Wednesday, March 5, 2014
Things I did not expect about the postpartum period:
1) Temperature regulation problems: During and immediately after surgery, I shivered and shook like a leaf. In the four days of recovery in the hospital, I roasted and could rarely stand to have more than a sheet on me. Once settled for further recovery at my mother's, I alternated between hot flashes, suddenly ripping off whatever clothing or blankets I could, and chills, literally chattering my teeth and huddling under 3 or 4 blankets. It was BIZARRE.
2) Swelling: Everyone knows pregnant women swell during pregnancy, particularly their ankles, feet, and hands. But I had NO IDEA that the swelling gets substantially worse AFTER you deliver, for about two weeks. I was looking forward to wearing real shoes home from the hospital. Instead, there were times when the back of my legs all the way up to my mid thigh was so swollen, I couldn't bend at the knee.
3. Pain: Yes, recovery from major surgery was bound to be rough, but HOLY MOLY did I have a hard time with the pain. I have a few theories of why I had such an unexpectedly hard time coping (maybe my body had more to recover from after multiples pregnancy, maybe I was not clotting appropriately due to my low platelet count, maybe because I was not allowed anti-inflammatories for that same low platelet count, maybe I'm actually a total wimp, etc), but one things is for sure: my first shuffle to the bathroom and back was far and away the most physically difficult moment of my life. I nearly vomited and blacked out from the blinding pain.
4. Weight loss: I was sure that I was going to be one of those women who looks about 6 weeks pregnant for the next two years. I was fully prepared to wear the majority of my maternity wardrobe throughout the next season. I was shocked when 50 pounds just fell off in the first two weeks. I'm not trying to brag; I have no idea how/why other than breastfeeding twins, and I still have some baby chub around the lower half of my body. But hot damn, it's good to see my waist again! The female body is kind of amazing.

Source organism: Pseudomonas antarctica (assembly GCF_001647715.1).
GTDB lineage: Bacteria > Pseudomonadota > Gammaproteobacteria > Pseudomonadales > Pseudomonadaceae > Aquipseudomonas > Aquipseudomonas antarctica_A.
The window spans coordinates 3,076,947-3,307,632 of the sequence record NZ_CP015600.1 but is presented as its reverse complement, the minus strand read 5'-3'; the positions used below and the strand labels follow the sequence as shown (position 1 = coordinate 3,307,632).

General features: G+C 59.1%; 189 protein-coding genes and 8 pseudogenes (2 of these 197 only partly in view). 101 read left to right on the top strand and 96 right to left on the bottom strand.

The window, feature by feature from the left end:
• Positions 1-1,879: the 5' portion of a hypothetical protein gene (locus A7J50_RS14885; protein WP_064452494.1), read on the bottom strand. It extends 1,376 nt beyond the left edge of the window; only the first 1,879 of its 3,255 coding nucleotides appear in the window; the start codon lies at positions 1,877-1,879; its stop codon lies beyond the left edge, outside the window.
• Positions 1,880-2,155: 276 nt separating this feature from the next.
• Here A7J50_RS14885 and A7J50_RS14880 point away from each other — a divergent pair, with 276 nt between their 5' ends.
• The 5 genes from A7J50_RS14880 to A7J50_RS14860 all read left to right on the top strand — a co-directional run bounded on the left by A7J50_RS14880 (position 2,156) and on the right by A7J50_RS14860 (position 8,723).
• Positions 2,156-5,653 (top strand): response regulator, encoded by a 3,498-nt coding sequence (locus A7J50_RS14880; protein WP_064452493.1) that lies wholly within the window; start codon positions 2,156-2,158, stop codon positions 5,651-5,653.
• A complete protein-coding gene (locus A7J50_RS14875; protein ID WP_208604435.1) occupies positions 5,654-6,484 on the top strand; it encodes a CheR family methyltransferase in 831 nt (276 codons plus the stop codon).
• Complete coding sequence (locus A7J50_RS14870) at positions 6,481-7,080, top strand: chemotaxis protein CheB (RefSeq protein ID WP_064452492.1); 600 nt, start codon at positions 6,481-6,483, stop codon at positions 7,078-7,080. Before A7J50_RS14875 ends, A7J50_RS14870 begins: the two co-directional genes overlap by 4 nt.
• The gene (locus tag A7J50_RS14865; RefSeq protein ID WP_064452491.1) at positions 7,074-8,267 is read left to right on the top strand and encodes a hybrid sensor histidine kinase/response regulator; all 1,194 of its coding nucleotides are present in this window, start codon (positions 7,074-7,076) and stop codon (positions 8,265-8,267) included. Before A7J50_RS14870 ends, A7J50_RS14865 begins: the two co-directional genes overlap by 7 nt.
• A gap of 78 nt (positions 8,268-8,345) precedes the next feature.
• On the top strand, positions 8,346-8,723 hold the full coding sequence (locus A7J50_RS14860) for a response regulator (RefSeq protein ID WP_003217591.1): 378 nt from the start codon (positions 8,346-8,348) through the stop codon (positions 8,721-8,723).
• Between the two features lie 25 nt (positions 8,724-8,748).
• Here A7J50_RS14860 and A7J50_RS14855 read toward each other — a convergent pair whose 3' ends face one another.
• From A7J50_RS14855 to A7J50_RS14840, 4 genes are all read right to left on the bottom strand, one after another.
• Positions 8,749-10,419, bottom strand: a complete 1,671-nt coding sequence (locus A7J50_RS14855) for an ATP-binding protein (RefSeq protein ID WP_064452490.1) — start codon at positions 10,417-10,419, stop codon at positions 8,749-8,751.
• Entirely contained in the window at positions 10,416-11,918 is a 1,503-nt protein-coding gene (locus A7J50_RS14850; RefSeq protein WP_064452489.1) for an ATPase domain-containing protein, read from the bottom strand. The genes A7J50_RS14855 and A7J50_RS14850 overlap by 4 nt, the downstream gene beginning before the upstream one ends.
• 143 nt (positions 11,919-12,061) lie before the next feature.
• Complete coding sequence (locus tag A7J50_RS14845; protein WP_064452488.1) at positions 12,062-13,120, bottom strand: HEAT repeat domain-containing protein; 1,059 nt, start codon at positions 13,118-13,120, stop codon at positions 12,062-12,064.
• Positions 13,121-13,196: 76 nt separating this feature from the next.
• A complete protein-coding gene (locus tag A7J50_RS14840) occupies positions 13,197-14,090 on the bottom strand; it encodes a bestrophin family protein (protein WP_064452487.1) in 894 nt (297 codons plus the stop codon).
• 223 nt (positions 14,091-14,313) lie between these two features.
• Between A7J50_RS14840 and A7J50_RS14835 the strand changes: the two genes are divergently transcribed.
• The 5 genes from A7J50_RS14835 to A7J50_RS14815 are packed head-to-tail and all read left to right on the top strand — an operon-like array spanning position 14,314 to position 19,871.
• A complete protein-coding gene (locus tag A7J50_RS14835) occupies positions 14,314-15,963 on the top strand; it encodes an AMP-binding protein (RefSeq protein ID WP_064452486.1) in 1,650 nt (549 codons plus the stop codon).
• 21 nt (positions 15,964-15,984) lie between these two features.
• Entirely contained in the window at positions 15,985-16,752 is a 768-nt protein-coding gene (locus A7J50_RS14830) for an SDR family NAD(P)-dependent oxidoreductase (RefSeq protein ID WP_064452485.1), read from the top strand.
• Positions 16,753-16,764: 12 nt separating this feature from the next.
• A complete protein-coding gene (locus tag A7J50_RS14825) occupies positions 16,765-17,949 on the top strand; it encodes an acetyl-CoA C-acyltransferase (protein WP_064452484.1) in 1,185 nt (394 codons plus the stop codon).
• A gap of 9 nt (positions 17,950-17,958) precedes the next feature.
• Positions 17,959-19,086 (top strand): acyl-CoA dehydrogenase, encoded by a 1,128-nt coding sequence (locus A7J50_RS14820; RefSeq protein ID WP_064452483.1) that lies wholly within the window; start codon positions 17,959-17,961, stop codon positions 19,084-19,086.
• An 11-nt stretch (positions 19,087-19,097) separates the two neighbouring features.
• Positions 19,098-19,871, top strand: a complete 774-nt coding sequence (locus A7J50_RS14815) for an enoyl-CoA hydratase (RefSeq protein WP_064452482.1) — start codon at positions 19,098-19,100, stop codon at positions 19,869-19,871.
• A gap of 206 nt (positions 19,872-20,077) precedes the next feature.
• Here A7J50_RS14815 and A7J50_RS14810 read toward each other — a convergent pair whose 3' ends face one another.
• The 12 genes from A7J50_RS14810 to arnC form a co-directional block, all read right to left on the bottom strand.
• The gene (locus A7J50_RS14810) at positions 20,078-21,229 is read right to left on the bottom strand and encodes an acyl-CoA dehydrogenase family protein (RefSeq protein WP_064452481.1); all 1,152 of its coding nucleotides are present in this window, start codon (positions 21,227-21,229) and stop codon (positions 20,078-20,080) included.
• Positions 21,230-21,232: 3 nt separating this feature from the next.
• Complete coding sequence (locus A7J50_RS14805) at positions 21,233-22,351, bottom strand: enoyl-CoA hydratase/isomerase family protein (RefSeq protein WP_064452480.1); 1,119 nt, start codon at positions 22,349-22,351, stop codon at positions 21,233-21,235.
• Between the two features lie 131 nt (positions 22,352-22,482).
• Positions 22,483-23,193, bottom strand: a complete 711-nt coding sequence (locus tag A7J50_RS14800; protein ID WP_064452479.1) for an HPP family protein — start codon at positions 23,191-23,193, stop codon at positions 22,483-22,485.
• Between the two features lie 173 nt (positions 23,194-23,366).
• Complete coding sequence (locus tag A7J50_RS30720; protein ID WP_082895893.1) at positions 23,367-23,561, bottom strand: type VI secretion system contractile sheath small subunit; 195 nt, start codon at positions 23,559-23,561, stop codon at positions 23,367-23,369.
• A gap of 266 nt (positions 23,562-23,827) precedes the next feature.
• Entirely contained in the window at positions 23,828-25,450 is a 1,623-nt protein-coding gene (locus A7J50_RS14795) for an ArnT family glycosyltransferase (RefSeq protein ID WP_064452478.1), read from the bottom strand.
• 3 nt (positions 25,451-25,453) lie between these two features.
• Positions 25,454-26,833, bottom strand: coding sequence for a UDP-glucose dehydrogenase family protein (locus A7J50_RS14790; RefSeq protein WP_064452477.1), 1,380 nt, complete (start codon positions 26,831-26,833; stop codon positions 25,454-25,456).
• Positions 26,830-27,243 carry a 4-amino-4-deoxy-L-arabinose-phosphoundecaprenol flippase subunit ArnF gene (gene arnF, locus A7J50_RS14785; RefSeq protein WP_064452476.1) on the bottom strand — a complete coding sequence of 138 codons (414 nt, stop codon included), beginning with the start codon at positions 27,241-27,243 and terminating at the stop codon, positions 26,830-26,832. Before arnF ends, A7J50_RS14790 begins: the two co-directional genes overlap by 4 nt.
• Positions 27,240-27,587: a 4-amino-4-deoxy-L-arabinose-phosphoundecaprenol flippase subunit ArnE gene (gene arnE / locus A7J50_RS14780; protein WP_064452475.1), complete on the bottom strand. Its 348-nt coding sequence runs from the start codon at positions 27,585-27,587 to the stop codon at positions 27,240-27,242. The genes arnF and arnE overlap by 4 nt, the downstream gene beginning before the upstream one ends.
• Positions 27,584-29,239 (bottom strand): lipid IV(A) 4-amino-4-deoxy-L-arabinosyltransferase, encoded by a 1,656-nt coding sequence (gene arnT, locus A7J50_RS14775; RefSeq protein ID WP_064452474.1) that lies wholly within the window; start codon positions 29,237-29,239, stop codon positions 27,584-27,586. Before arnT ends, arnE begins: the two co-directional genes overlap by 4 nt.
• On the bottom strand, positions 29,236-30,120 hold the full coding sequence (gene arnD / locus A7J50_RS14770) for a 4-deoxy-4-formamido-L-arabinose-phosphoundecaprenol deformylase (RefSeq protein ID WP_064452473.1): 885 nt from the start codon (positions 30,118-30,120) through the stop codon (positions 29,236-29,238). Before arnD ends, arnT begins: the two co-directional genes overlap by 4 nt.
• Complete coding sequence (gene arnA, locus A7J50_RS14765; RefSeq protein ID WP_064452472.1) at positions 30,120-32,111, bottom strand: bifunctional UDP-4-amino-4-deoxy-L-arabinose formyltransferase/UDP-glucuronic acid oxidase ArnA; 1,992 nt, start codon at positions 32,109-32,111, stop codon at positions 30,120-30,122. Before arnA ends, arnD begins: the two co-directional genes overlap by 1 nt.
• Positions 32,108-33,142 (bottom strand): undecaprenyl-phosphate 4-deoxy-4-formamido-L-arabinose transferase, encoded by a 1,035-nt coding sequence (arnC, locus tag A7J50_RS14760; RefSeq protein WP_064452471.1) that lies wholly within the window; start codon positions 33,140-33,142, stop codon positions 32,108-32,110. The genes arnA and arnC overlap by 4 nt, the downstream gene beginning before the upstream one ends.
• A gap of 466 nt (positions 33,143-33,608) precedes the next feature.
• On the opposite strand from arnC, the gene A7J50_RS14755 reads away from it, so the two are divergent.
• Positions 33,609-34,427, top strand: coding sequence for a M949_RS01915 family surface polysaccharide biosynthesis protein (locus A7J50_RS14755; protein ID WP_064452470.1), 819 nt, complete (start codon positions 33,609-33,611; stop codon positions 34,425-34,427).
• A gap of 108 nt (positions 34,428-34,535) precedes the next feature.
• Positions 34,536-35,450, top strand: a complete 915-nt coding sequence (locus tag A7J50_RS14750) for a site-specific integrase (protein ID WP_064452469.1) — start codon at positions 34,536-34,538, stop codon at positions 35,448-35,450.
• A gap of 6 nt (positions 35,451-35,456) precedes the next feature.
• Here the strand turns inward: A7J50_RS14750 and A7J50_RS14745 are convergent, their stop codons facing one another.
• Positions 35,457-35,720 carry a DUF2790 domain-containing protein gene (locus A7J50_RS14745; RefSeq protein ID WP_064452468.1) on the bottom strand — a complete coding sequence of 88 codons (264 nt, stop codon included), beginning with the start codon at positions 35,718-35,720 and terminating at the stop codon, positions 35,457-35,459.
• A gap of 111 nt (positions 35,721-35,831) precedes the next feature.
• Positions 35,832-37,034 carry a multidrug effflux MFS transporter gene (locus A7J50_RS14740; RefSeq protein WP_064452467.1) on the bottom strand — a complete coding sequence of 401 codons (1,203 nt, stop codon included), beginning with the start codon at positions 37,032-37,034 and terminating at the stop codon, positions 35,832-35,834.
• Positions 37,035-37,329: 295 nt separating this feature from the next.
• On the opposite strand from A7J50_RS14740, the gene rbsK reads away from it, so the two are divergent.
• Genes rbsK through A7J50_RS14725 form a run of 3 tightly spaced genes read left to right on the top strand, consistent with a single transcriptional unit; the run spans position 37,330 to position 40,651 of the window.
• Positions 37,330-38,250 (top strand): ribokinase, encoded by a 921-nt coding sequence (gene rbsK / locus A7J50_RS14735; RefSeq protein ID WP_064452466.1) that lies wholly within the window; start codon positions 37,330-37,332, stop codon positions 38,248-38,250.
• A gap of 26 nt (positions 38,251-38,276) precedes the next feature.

5. The baby blues: Everyone has heard of post-partum depression. Brooke Shields wrote a book about her experiences with it. It makes the news every time some poor woman without the proper treatment does something horrible to her child. It's terrifying and extreme, but I was fully prepared to struggle with it to some degree, seeing as how I have a history of garden variety clinical depression, for which I am normally medicated. I figured there was no way I was going to lose two placentas (and all their mood boosting hormones) at one time and be able to quickly find hormonal/emotional equilibrium. What most people don't know or talk about enough are the "baby blues." It's estimated that as many as 80% of mothers experience the baby blues (though my OB said it's more like every mother, and the other 20% are "full of shit"), which is a milder form of PPD that only lasts the first two weeks of postpartum. It does not feel anything like classic depression to me. I did not feel listless or uninterested in things or extra sensitive to hardship. I just felt like I was made of glass and the whole world was upside down. I felt off kilter, disoriented, and most of all, unable to stop crying. I cried for no reason from sun up to sun down. It was truly wild to just weep and weep and not be able to say why. So far, I think I have avoided true PPD, for which I am deeply grateful.
6. My incision: They don't use stitches for c-section scars, they use STAPLES. It makes your belly look like Frankenstein's monster for a few days (my husband likened it to the spine of a spiral notebook), but when they remove them (which I was nervous about but didn't hurt one tiny bit), the remaining incision line is SO subtle and thin. I was truly impressed with the medical technology. Now, if only they had thrown in a tummy tuck for my stretched out skin! On the downside, I still have nerve damage in that area, so even 3 months later, it feels like I've been shot with novacaine all along the scar.